Hoisting the flag in anger


WELL, BLACK people have to be mad at somebody.

The antipathy toward Latino immigrants that has been building silently for years found full voice Sunday in an anti-immigration rally staged in Leimert Park, that grassy promontory in the Crenshaw district where black activists of all creeds and credibility levels come to say their piece or spread their word. The latest activist was Ted Hayes, founder of the Crispus Attucks Brigade, a black anti-immigration group that apparently formed for just this event. The group mounted a rally meant to focus free-floating black discontent about immigration, but it was something else entirely -- a messy, saddening, surreal mix of too many things, notably black nationalism twisted into my-country-right-or-wrong black patriotism.

This is an inversion that must have had Malcolm X spinning in his grave. As it happened, the black man carrying the biggest American flag among a sea of flags also wore a Malcolm X cap. He stood shoulder to shoulder with a couple of white Minutemen, motorcycle riders and a strident anti-immigration Latino activist. Talk about cognitive dissonance.

I should have seen this coming. I have been to many gatherings in Leimert over the years, several of which turned contentious as black people struggled to identify exactly who and what are the forces most responsible for a litany of problems.


On Sunday, there was the usual frantic distribution of fliers and handouts calling for black solidarity on a number of crises that weren’t directly related to the topic at hand: reparations, criminal justice, three-strikes reform, foster care, black business promotion, environmental protection. They were all handily cataloged on one flier like a to-do list, a list that was officially posted generations ago and has grown ever since. Now there are causes that have permutated into other causes, and fewer people to carry them. And so a handful of blacks gathered in Leimert to publicly shift all that weight onto something else, and someone else.

It was inarguably deplorable and thoroughly American -- blaming a neighboring population for the ills of your own. The black people vigorously waving the Stars and Stripes certainly were claiming their birthright; it’s just that their birthright is not as noble they imagine.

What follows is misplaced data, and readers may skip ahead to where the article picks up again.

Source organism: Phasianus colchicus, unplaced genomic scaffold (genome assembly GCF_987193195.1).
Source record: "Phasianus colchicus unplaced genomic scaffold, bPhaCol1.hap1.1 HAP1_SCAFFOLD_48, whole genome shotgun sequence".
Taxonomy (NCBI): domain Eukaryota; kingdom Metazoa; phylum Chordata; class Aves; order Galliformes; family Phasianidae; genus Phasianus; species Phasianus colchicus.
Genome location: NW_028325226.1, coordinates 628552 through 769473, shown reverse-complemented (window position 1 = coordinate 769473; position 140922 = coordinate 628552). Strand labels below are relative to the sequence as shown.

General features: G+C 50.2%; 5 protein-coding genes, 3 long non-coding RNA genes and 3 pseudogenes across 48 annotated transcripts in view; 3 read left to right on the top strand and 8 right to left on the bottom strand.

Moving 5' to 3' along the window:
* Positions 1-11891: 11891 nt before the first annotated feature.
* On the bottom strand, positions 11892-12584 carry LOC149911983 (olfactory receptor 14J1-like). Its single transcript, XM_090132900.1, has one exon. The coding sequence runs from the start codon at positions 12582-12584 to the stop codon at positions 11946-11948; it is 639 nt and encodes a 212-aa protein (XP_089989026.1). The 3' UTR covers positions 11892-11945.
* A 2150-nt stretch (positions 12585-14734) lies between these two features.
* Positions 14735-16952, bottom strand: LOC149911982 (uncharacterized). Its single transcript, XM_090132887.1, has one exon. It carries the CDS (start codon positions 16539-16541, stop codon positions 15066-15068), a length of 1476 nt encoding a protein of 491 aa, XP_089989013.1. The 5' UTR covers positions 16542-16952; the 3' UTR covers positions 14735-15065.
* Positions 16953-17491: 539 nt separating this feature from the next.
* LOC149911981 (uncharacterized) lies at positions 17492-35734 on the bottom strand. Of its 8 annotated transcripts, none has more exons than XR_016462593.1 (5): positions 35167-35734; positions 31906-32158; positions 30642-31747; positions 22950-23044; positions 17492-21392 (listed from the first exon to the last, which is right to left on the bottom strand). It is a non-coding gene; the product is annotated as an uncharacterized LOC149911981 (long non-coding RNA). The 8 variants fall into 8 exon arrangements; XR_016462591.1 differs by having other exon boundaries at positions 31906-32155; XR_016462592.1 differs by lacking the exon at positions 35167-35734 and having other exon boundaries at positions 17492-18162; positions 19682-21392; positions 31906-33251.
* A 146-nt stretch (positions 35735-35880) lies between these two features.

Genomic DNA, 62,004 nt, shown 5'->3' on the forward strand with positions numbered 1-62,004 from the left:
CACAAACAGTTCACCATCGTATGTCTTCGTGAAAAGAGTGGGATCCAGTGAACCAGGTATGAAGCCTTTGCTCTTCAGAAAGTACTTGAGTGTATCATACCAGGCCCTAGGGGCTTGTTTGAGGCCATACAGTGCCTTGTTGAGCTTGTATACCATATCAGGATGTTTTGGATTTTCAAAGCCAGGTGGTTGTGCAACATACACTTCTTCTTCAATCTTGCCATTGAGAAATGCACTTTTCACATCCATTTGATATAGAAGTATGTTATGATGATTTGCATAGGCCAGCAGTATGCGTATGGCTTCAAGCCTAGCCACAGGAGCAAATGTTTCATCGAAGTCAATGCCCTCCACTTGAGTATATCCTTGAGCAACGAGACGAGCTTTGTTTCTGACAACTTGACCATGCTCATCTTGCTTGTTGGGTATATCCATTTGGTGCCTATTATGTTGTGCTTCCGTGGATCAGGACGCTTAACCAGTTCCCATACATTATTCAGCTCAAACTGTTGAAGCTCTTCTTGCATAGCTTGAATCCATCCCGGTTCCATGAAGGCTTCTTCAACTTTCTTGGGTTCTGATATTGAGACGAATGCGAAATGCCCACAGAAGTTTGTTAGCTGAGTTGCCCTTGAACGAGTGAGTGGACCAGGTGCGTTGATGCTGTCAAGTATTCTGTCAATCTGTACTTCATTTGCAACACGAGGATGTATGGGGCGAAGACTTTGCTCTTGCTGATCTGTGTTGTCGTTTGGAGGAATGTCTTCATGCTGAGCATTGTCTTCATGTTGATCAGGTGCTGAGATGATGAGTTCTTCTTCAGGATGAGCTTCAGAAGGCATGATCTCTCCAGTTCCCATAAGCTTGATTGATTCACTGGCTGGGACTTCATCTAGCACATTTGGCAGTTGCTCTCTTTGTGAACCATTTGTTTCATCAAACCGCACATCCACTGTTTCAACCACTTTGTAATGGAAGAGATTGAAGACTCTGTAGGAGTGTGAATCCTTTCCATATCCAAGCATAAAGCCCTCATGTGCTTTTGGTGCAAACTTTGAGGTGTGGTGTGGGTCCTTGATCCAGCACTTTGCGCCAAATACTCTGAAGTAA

And yet I had to admit: They had a point. Much as I cringed at the broad condemnation of Latino immigrants by people who’ve endured so much condemnation and endure it still, I understood. I understood the raw anger at being consistently at the bottom of the economic food chain and watching yet another group moving up that chain, actually remaking it, with relative ease. I understood the loud, flag-waving insistence that the nation give its black citizens consideration above noncitizens. This is something the United States has never really done; U.S. citizenship has always been less about papers and more about race, privilege and perceptions of who belongs and who doesn’t, and why.

That the super-patriots in Leimert even had to hold a news conference to ask for consideration -- this, not immigration, was the issue. By its very existence, the event made the painful point that blacks still belong least of all. The anxiety over that is justifiable. It’s also different from the xenophobic anxiety of the white Minutemen who were ostensibly there to support the anti-immigration blacks but whose own law-and-order agenda hardly embraces the interests of any ethnic minorities. Such differences were never addressed, though they were sharply in the air.

But many who supported Hayes in spirit admitted the border was neither the beginning nor the end of the issue. One of the many tragedies of the rally was that it attracted not simply the fringe but rational black people who lack any other forum to vent their ambiguity on issues like illegal immigration.

Terry Anderson, a talk-show host and L.A. native who supports closing the borders, said recently that even if illegal immigration stopped tomorrow, there would be no guarantees that blacks would benefit dramatically. “But it couldn’t get any worse for us,” he added hopefully. “People would be forced to deal with us at least.”


Maybe. What I know is that rightful black indignation is too quickly discredited by a wrong response, and Sunday in Leimert Park felt like a doozy. After an hour and a half, in one incongruous moment among many, some brigadiers hoisted their flags and marched solemnly around the perimeter of the park while an ensemble of drummers played a kind of African accompaniment.

I asked a friend whether the group was playing for or against the cause. “Those guys?” he said. “Neither. They’re here every week. They play no matter what.” We should all have such equanimity.